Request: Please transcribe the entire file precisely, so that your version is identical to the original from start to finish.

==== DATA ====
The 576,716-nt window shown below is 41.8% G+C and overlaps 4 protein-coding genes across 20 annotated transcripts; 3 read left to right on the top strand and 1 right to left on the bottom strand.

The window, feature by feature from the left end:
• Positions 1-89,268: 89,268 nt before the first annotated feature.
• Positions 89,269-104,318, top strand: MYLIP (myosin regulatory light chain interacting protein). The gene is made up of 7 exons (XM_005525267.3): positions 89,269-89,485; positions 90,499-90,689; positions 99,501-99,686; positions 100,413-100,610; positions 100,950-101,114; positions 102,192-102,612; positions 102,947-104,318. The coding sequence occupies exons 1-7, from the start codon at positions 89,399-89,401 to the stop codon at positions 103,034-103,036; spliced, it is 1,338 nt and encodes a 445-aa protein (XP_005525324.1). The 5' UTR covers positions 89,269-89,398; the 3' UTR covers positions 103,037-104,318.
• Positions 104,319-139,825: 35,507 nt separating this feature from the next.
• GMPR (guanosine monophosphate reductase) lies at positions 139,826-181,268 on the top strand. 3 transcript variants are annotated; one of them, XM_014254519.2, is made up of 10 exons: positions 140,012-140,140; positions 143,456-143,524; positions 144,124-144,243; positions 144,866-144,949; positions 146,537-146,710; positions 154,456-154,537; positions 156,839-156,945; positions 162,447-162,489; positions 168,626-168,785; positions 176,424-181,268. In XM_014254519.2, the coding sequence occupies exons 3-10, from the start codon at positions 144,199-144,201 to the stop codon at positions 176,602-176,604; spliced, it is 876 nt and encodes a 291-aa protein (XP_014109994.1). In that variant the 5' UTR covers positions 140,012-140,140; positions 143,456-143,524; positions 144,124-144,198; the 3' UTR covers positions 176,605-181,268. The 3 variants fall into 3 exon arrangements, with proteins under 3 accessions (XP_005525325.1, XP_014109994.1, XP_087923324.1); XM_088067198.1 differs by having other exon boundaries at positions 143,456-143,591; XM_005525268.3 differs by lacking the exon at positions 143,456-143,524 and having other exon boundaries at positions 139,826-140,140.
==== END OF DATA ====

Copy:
The 576,716-nt window shown below is 41.8% G+C and overlaps 4 protein-coding genes across 20 annotated transcripts; 3 read left to right on the top strand and 1 right to left on the bottom strand.

The window, feature by feature from the left end:
• Positions 1-89,268: 89,268 nt before the first annotated feature.
• Positions 89,269-104,318, top strand: MYLIP (myosin regulatory light chain interacting protein). The gene is made up of 7 exons (XM_005525267.3): positions 89,269-89,485; positions 90,499-90,689; positions 99,501-99,686; positions 100,413-100,610; positions 100,950-101,114; positions 102,192-102,612; positions 102,947-104,318. The coding sequence occupies exons 1-7, from the start codon at positions 89,399-89,401 to the stop codon at positions 103,034-103,036; spliced, it is 1,338 nt and encodes a 445-aa protein (XP_005525324.1). The 5' UTR covers positions 89,269-89,398; the 3' UTR covers positions 103,037-104,318.
• Positions 104,319-139,825: 35,507 nt separating this feature from the next.
• GMPR (guanosine monophosphate reductase) lies at positions 139,826-181,268 on the top strand. 3 transcript variants are annotated; one of them, XM_014254519.2, is made up of 10 exons: positions 140,012-140,140; positions 143,456-143,524; positions 144,124-144,243; positions 144,866-144,949; positions 146,537-146,710; positions 154,456-154,537; positions 156,839-156,945; positions 162,447-162,489; positions 168,626-168,785; positions 176,424-181,268. In XM_014254519.2, the coding sequence occupies exons 3-10, from the start codon at positions 144,199-144,201 to the stop codon at positions 176,602-176,604; spliced, it is 876 nt and encodes a 291-aa protein (XP_014109994.1). In that variant the 5' UTR covers positions 140,012-140,140; positions 143,456-143,524; positions 144,124-144,198; the 3' UTR covers positions 176,605-181,268. The 3 variants fall into 3 exon arrangements, with proteins under 3 accessions (XP_005525325.1, XP_014109994.1, XP_087923324.1); XM_088067198.1 differs by having other exon boundaries at positions 143,456-143,591; XM_005525268.3 differs by lacking the exon at positions 143,456-143,524 and having other exon boundaries at positions 139,826-140,140.